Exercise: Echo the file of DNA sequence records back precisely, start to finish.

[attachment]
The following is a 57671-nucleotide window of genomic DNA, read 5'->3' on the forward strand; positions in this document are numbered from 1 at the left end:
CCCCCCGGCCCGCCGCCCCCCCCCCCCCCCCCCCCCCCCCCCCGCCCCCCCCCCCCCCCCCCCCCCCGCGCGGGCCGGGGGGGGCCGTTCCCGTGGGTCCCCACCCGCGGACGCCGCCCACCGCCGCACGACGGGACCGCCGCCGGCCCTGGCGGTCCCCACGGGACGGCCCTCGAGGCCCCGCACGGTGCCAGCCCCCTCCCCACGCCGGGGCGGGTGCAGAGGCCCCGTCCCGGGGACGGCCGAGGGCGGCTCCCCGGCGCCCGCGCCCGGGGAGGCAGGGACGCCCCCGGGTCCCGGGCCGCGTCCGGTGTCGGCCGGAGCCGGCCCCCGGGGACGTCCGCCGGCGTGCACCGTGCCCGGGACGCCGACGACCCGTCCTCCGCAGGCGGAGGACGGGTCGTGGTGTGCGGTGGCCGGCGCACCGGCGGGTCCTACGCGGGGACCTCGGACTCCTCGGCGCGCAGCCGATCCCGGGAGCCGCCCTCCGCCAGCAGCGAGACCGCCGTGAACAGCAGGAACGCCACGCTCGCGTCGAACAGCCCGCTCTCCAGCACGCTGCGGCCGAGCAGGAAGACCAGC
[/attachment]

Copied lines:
The following is a 57671-nucleotide window of genomic DNA, read 5'->3' on the forward strand; positions in this document are numbered from 1 at the left end:
CCCCCCGGCCCGCCGCCCCCCCCCCCCCCCCCCCCCCCCCCCCGCCCCCCCCCCCCCCCCCCCCCCCGCGCGGGCCGGGGGGGGCCGTTCCCGTGGGTCCCCACCCGCGGACGCCGCCCACCGCCGCACGACGGGACCGCCGCCGGCCCTGGCGGTCCCCACGGGACGGCCCTCGAGGCCCCGCACGGTGCCAGCCCCCTCCCCACGCCGGGGCGGGTGCAGAGGCCCCGTCCCGGGGACGGCCGAGGGCGGCTCCCCGGCGCCCGCGCCCGGGGAGGCAGGGACGCCCCCGGGTCCCGGGCCGCGTCCGGTGTCGGCCGGAGCCGGCCCCCGGGGACGTCCGCCGGCGTGCACCGTGCCCGGGACGCCGACGACCCGTCCTCCGCAGGCGGAGGACGGGTCGTGGTGTGCGGTGGCCGGCGCACCGGCGGGTCCTACGCGGGGACCTCGGACTCCTCGGCGCGCAGCCGATCCCGGGAGCCGCCCTCCGCCAGCAGCGAGACCGCCGTGAACAGCAGGAACGCCACGCTCGCGTCGAACAGCCCGCTCTCCAGCACGCTGCGGCCGAGCAGGAAGACCAGC